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Old 12-02-2015, 09:11 AM   #1
rtvhg43
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shutdown code


I forgot the launcher code for desktop shutdown button.
I thought it was Shutdown P but not quite...
what is it??
 
Old 12-02-2015, 09:26 AM   #2
debguy
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when you ask others you need to be more detailed so they can provide a "physically real answer". answers should be user actions or patch(1)es*** (real answers that work, not talk).

but for you: you give general description of computer, OS, software involved as well as any error messages verbatim. if you can, you try to determine yourself what is responsibel for error message (but you wouldnt be asking if you knew that fully). you also say if this problem occured 1x only (dont post it) or if you can repeat the issue by a known series of user actions.

what desktop are you using?

do you mean you have to provide an sh(1)* commandline for shutdown(1)*

so from your hardly given description i think you said "my desktop does not shut down unless i tell it what command to use for shutdown, and i'm unsure what to give it"

prolly do this from an (x)terminal / console:

$ man shutdown

it will tell you "P" or what to you need, ie "shutdown -t0 -r now" (note: that might not work). "shutdown -t1 -a -r now" ?

if so, /sbin/shutdown unfortunately there are "many hacked versions of" with incompatible options. there are flavors: BSD, util-linux-ng, busybox, sysvinit. shutdown often "come with init(1)**" and run "init scripts" then runs /sbin/halt|reboot. it's almost silly (about sad) but there's no command which "just works for all".

however shutdown is really not "special". you can "kill" (close) all running process (except your own script and init), umount all disks, etc, and execute /sbin/reboot. (but it can be quite a long process if the installed software / packages are "needy", just saying shutdown is really just a simple script which closes out and finally runs a program that issues bios reboot or cpu halt instruction, which are just a single instruction)

--------------------
* man(1) means man is a program with a manual page(s)
installed in "section one" (of 9 or more)

$ man -S 1 foo # gives manpage only for foo in section 1
$ man man # is sacred, and shows you how to use man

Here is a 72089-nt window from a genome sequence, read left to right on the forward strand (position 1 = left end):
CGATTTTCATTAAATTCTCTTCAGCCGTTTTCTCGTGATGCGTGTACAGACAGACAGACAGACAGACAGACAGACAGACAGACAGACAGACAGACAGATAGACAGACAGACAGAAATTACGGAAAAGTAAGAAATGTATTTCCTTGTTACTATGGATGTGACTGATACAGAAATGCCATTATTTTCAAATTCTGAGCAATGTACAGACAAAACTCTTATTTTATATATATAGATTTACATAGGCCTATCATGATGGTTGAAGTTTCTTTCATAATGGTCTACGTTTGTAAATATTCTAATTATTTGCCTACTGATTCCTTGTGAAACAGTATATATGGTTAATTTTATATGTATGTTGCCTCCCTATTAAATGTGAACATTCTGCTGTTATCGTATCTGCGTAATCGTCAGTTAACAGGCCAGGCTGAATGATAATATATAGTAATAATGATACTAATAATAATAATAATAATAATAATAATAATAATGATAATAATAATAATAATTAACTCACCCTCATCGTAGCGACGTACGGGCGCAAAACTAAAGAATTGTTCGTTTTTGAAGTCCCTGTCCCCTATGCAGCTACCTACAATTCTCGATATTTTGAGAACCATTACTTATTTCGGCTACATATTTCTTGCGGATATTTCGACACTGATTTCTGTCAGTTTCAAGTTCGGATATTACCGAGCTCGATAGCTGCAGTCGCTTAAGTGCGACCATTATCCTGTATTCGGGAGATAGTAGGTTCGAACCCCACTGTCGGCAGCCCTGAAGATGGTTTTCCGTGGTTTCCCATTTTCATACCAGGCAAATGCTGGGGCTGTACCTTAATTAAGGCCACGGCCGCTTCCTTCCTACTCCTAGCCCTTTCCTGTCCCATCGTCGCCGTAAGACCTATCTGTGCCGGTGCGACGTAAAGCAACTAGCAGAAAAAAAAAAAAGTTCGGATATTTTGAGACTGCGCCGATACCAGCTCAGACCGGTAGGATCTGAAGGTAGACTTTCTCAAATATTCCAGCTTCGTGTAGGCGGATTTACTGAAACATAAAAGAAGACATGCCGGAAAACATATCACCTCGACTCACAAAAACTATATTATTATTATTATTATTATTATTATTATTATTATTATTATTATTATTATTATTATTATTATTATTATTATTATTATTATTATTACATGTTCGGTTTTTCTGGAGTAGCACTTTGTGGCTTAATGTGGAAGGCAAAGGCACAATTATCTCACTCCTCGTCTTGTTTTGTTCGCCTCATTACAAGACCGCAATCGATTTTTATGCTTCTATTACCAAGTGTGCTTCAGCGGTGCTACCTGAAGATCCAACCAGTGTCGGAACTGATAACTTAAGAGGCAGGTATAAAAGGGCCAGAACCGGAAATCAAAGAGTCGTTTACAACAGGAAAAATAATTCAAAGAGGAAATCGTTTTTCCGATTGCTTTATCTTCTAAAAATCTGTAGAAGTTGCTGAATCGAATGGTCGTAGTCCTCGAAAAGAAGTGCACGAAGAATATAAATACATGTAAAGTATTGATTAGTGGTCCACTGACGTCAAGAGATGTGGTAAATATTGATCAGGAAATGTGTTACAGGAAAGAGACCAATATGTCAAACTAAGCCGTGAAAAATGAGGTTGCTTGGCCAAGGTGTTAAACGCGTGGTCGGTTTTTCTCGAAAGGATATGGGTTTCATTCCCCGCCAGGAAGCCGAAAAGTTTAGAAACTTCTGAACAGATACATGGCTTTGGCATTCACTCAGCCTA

** see patch(1)

*** your system might use redhat "systemd", a (some say malware) replacement of init(1). if so i think it has shutdown(1) but NOTHING i said applies to what it might do (systemd can phone home and give control of your pc to redhat, among other things: i have no idea what exactly it might do, which might not be the same as on other users pc)

Last edited by debguy; 12-02-2015 at 09:36 AM.
 
Old 12-02-2015, 10:18 AM   #3
TobiSGD
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Quote:
Originally Posted by debguy View Post
*** your system might use redhat "systemd", a (some say malware) replacement of init(1). if so i think it has shutdown(1) but NOTHING i said applies to what it might do (systemd can phone home and give control of your pc to redhat, among other things: i have no idea what exactly it might do, which might not be the same as on other users pc)
Please stop spreading such a nonsense.
Anyways, on all distributions I know that use systemd commands like shutdown, poweroff and reboot are symlinked to systemctl, which emulates their behavior and options, so that you can use them as you would do with other init-systems.
 
Old 12-02-2015, 11:01 AM   #4
rtvhg43
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2 really stupid answers. If you cant just answer a simple ? then shut up.
 
Old 12-02-2015, 11:17 AM   #5
TobiSGD
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Excuse me please?
You were asked by debguy to provide more information, since your question is anything but clear and very far from being "simple", since you provide virtually no information on what you actually want to do, which distribution with which desktop environment you are using, and so.
Instead of providing the needed information you start to insult the persons the actually want to help you with your problem, this way you won't get much help here on LQ, not to mention that you are in no position to forbid any member of this forum to post in one of your threads.
 
Old 12-02-2015, 12:13 PM   #6
Soadyheid
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From a terminal...
Code:
#shutdown -p
should power shutdown and power off your system.
Code:
#shutdown -h now
shuts down and halts your system "now". You can specify a time with a -t<number of seconds> switch rather than "now" I think.
Code:
#shutdown -i0 -g0 -y
seems to work in most cases as well.

These commands need to be issued as root so you may need to elevate your permission either with SU or sudo.

Hope that's the sort of simple answer you're looking for.

My

Play Bonny!

 
Old 12-02-2015, 01:57 PM   #7
rtvhg43
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got it thanks
 
  


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